Design May 20, 2014
For the past 10 days, the citywide celebration of all things design NYCxDESIGN has invaded New York City. The program of exhibitions, talks, trade shows, open studios and countless other cultural and educational opportunities aims to elevate design practices established and fledgling, and to engage a wider public audience with the many disciplines in which designers work. One of the last events to cap off NYCxDESIGN this weekend was WantedDesign NYC, which focuses on international design curation and included an experimental workshop called The Future of Paper in which students collaborated “to explore paper as a material for expression in the design of lighting, furniture, home goods, wearables, and spatial environments.”
We’ve had paper on the brain all month during our exploration of Paper in a Digital Age, so we had to check out the results of this weekend-long workshop, which was led by Associate Professors of Environmental Design from the Art Center College of Design Penny Herscovitch & Dan Gottlieb and had students from five international design schools participating (Art Center College of Design from Pasadena; Tama Art University from Tokyo; Centro from Mexico City; ENSAAMA and ENSCI les ateliers from Paris).
“This is a really exciting time for paper,” Professor Herscovitch enthused at the event’s kick-off lecture on Friday. “With the digital era and ubiquitous screens, everybody is asking, “Is paper dead?”. It’s really awesome for these students to get to answer why not, or if it is, what’s next?”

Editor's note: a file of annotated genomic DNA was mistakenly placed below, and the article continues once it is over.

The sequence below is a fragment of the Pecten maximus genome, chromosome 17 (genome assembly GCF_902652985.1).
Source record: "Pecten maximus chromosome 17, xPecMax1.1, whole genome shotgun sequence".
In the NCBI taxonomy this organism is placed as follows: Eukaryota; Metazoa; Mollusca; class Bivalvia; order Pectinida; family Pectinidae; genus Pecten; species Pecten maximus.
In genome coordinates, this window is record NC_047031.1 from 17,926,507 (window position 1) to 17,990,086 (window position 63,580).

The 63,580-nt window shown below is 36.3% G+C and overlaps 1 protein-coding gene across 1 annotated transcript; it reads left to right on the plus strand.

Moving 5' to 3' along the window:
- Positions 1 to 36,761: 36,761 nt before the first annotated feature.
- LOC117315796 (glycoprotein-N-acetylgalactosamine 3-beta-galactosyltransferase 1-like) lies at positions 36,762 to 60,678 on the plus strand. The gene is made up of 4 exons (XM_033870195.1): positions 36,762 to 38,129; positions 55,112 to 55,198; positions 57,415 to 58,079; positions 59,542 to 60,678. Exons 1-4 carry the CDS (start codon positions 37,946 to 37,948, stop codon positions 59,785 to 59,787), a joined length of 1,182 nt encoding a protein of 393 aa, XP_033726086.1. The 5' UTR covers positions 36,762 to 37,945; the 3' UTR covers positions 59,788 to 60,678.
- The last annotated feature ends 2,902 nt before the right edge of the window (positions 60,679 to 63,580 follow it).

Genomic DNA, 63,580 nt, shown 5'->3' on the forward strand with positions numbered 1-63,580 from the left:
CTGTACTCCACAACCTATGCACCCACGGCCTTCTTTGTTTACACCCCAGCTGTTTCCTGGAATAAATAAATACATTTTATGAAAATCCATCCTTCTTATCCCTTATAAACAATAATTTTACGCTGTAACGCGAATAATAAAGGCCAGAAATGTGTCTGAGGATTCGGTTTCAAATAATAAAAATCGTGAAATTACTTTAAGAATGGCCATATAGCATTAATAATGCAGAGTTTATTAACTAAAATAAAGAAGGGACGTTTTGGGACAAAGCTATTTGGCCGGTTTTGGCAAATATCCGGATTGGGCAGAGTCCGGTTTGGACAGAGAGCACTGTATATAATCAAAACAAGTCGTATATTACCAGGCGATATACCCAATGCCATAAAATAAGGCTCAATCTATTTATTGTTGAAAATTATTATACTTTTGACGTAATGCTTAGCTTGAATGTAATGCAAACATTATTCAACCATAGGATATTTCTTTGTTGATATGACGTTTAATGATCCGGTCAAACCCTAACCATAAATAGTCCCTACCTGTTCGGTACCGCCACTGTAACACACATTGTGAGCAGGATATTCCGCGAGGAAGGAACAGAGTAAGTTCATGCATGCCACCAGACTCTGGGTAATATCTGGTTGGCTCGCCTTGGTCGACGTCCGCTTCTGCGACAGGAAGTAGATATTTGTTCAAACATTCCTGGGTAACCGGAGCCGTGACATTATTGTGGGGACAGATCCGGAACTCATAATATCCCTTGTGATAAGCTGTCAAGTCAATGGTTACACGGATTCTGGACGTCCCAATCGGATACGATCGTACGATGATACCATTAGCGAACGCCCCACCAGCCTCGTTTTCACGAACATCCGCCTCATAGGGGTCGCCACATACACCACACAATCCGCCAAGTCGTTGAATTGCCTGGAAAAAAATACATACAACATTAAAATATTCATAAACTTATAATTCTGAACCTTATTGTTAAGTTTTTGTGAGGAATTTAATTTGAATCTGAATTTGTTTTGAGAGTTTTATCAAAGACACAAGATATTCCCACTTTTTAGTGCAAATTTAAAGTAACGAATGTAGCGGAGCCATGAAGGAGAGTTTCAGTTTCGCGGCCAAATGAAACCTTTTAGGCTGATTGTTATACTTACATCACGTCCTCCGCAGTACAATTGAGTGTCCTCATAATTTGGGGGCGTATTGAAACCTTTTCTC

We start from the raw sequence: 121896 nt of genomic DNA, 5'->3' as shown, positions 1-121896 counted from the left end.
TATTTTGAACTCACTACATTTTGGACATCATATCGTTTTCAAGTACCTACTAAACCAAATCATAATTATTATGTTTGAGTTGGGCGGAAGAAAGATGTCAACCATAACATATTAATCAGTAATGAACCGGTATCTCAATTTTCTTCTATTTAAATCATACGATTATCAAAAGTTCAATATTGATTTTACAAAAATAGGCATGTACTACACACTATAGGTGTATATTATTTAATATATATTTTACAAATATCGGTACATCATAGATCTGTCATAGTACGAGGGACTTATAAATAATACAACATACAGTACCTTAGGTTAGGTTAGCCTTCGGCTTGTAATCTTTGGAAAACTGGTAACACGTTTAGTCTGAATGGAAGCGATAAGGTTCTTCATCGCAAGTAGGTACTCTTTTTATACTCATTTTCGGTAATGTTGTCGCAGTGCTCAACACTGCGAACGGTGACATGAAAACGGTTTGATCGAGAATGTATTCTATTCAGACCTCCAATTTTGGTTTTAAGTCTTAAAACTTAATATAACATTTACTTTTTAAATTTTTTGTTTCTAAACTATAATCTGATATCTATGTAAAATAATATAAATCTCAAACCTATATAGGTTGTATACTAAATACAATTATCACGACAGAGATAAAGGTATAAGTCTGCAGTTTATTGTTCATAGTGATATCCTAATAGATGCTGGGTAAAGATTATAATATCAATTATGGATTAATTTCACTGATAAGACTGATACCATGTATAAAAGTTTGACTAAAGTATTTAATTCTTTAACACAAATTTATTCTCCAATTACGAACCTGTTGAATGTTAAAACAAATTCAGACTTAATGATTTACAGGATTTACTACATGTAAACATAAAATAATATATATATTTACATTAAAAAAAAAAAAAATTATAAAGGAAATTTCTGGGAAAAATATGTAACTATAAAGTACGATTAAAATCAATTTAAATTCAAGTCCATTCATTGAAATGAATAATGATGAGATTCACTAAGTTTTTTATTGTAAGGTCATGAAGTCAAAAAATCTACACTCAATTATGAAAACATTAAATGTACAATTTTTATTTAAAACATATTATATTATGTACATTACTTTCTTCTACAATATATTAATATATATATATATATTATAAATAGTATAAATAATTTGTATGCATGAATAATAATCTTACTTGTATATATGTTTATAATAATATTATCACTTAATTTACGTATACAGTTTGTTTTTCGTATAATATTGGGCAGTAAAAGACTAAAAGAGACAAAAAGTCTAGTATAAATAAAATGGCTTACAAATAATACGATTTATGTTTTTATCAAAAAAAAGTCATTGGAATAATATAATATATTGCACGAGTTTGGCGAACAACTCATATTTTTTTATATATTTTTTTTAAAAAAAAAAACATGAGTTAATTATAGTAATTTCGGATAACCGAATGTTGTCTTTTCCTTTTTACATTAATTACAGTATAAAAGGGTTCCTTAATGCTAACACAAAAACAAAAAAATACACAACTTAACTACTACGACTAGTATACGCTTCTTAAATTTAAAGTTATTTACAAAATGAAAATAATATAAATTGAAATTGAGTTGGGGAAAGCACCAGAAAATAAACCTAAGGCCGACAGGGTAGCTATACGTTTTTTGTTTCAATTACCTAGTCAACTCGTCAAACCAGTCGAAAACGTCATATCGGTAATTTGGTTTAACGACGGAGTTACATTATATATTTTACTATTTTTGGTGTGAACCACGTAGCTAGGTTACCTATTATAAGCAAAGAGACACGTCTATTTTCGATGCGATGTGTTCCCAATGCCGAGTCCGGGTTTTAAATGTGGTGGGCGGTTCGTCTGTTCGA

“There are super exciting possibilities combining paper, which we think of as low-tech material, with technology.”
Herscovitch said that there would be very few limits on participants’ creativity as they sought to incorporate diverse cultural traditions with boundary-pushing ideas: “There are super exciting possibilities combining paper, which we think of as low-tech material, with technology. We have the HP large-scale printer which can print out just about anything, and a paper cutter, but one of the most exciting things is each student bringing their own traditions and culture of paper: we have everything from a piñata from Mexico to origami tableware from Japan, even the original wallpaper from the place it was invented, in Paris. Then there’s the McDonald’s packaging — that’s from Pasadena of course. Each of the students is bringing their own cultural heritage and crossing those traditions with contemporary design and cutting-edge digital technology.”
Students drafted, reworked, prototyped and tested designs all in the course of three and a half days, finding new ways to use paper in the context of lighting, furnishings, home goods, spaces, fashion, and a host of other creative applications. Throughout the process, students were encouraged to rethink the way that paper can be used, transforming it from the passive vessel it usually becomes into an active source of energy itself.
Each of the students is bringing their own cultural heritage and crossing those traditions with contemporary design and cutting-edge digital technology.”